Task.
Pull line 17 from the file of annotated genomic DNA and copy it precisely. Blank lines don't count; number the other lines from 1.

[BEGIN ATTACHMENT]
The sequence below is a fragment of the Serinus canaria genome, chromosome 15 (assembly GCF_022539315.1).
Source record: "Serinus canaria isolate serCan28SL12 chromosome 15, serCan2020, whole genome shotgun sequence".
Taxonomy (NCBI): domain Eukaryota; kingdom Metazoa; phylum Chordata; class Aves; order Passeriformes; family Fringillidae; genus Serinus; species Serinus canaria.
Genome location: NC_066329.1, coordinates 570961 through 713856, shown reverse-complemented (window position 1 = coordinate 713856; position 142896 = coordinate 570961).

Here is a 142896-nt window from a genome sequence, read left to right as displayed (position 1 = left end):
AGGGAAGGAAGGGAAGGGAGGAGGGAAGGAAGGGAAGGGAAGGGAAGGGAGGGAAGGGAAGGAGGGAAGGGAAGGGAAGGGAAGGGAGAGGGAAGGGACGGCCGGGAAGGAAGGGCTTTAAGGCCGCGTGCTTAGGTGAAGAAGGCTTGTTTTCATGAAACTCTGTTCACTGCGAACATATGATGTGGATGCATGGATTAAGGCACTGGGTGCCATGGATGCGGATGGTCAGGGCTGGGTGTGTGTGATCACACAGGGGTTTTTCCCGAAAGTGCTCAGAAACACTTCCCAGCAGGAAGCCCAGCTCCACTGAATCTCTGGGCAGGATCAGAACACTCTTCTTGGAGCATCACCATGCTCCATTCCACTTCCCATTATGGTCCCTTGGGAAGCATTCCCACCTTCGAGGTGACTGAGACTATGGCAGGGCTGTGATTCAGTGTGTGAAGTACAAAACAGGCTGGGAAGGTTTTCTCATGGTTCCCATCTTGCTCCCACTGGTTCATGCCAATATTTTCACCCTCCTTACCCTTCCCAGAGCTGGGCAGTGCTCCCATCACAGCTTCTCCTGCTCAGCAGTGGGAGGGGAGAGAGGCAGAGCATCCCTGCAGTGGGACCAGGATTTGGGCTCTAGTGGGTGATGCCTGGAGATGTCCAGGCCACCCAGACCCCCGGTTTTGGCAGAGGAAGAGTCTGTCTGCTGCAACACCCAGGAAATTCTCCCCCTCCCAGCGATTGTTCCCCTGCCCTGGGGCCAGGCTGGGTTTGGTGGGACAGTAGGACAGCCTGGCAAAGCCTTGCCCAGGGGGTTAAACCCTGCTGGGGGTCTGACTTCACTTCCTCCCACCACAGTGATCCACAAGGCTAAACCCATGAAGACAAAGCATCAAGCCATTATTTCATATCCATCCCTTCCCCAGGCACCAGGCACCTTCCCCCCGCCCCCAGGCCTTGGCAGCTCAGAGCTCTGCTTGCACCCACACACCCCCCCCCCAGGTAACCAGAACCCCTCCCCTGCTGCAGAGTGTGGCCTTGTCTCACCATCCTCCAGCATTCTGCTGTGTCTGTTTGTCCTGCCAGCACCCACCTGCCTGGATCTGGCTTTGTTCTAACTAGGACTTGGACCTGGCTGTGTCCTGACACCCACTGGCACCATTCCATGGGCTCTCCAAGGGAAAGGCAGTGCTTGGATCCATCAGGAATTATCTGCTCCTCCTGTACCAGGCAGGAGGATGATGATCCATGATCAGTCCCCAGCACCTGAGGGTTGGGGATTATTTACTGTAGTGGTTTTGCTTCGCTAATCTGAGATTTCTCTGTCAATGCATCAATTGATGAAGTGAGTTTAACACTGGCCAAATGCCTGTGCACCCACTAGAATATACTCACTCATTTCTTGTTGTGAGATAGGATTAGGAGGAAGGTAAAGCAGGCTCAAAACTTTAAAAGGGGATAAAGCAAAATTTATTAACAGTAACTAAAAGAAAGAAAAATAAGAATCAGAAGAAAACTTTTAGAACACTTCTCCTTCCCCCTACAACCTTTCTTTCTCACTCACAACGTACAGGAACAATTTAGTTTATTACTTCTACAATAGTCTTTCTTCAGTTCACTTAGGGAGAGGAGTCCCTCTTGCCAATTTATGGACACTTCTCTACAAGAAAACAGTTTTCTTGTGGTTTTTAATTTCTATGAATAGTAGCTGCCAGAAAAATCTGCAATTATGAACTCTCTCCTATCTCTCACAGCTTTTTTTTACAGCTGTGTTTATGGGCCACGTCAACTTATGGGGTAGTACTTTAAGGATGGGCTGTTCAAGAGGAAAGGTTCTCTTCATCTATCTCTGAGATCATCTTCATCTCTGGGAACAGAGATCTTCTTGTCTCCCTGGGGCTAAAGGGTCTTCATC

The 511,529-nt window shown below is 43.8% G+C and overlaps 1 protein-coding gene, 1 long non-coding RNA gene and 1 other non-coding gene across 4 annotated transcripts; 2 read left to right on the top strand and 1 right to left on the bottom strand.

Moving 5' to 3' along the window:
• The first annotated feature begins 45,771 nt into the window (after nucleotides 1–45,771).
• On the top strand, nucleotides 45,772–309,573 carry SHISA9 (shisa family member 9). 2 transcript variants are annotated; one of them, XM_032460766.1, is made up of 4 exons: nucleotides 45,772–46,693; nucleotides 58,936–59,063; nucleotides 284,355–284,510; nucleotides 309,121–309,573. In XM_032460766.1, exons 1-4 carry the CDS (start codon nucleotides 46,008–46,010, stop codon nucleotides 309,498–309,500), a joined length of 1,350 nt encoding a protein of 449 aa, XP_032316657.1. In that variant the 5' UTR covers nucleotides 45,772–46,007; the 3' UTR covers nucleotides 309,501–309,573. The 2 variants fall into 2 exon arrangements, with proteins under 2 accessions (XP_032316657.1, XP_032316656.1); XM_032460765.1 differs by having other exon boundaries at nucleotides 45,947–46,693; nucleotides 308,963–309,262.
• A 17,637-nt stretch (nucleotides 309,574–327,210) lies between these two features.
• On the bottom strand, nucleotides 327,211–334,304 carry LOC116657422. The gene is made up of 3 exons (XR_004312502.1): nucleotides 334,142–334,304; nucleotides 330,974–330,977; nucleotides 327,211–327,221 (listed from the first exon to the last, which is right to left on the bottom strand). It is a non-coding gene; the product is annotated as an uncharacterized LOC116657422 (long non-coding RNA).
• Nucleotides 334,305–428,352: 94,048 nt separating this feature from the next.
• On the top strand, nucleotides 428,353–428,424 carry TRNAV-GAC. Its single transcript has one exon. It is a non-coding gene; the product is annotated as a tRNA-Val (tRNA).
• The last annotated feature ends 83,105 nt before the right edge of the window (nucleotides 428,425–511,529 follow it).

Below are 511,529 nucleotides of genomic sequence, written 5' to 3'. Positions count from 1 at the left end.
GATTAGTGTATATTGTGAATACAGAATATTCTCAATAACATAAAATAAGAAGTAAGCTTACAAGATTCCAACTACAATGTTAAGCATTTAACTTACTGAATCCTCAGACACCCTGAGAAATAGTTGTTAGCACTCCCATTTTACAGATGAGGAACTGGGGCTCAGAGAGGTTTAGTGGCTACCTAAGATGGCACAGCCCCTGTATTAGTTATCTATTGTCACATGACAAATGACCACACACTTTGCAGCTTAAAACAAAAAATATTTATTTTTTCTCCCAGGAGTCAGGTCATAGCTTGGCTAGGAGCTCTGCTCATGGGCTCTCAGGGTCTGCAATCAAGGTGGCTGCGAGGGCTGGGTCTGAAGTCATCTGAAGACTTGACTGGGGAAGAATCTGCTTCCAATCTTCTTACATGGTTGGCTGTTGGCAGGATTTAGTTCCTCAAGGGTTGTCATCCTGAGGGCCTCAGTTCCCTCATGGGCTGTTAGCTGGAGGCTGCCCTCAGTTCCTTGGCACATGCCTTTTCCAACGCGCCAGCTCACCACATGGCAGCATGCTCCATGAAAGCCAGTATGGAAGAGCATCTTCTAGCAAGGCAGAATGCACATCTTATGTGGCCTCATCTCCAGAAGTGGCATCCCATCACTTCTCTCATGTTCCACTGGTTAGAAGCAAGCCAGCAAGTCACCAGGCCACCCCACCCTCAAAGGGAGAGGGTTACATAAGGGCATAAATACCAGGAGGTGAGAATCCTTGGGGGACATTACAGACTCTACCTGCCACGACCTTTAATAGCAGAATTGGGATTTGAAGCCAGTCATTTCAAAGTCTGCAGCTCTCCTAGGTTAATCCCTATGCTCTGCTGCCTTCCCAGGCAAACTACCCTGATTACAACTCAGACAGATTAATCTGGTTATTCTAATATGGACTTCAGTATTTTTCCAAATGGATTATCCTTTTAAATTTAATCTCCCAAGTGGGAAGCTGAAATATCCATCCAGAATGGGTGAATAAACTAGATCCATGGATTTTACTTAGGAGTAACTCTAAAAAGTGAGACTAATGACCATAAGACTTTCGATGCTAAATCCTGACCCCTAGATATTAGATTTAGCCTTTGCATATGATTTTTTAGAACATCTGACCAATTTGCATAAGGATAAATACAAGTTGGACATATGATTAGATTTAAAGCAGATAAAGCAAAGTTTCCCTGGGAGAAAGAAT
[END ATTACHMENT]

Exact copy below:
GATTAGTGTATATTGTGAATACAGAATATTCTCAATAACATAAAATAAGAAGTAAGCTTACAAGATTCCAACTACAATGTTAAGCATTTAACTTACTGAATCCTCAGACACCCTGAGAAATAGTTGTTAGCACTCCCATTTTACAGATGAGGAACTGGGGCTCAGAGAGGTTTAGTGGCTACCTAAGATGGCACAGCCCCTGTATTAGTTATCTATTGTCACATGACAAATGACCACACACTTTGCAGCTTAAAACAAAAAATATTTATTTTTTCTCCCAGGAGTCAGGTCATAGCTTGGCTAGGAGCTCTGCTCATGGGCTCTCAGGGTCTGCAATCAAGGTGGCTGCGAGGGCTGGGTCTGAAGTCATCTGAAGACTTGACTGGGGAAGAATCTGCTTCCAATCTTCTTACATGGTTGGCTGTTGGCAGGATTTAGTTCCTCAAGGGTTGTCATCCTGAGGGCCTCAGTTCCCTCATGGGCTGTTAGCTGGAGGCTGCCCTCAGTTCCTTGGCACATGCCTTTTCCAACGCGCCAGCTCACCACATGGCAGCATGCTCCATGAAAGCCAGTATGGAAGAGCATCTTCTAGCAAGGCAGAATGCACATCTTATGTGGCCTCATCTCCAGAAGTGGCATCCCATCACTTCTCTCATGTTCCACTGGTTAGAAGCAAGCCAGCAAGTCACCAGGCCACCCCACCCTCAAAGGGAGAGGGTTACATAAGGGCATAAATACCAGGAGGTGAGAATCCTTGGGGGACATTACAGACTCTACCTGCCACGACCTTTAATAGCAGAATTGGGATTTGAAGCCAGTCATTTCAAAGTCTGCAGCTCTCCTAGGTTAATCCCTATGCTCTGCTGCCTTCCCAGGCAAACTACCCTGATTACAACTCAGACAGATTAATCTGGTTATTCTAATATGGACTTCAGTATTTTTCCAAATGGATTATCCTTTTAAATTTAATCTCCCAAGTGGGAAGCTGAAATATCCATCCAGAATGGGTGAATAAACTAGATCCATGGATTTTACTTAGGAGTAACTCTAAAAAGTGAGACTAATGACCATAAGACTTTCGATGCTAAATCCTGACCCCTAGATATTAGATTTAGCCTTTGCATATGATTTTTTAGAACATCTGACCAATTTGCATAAGGATAAATACAAGTTGGACATATGATTAGATTTAAAGCAGATAAAGCAAAGTTTCCCTGGGAGAAAGAAT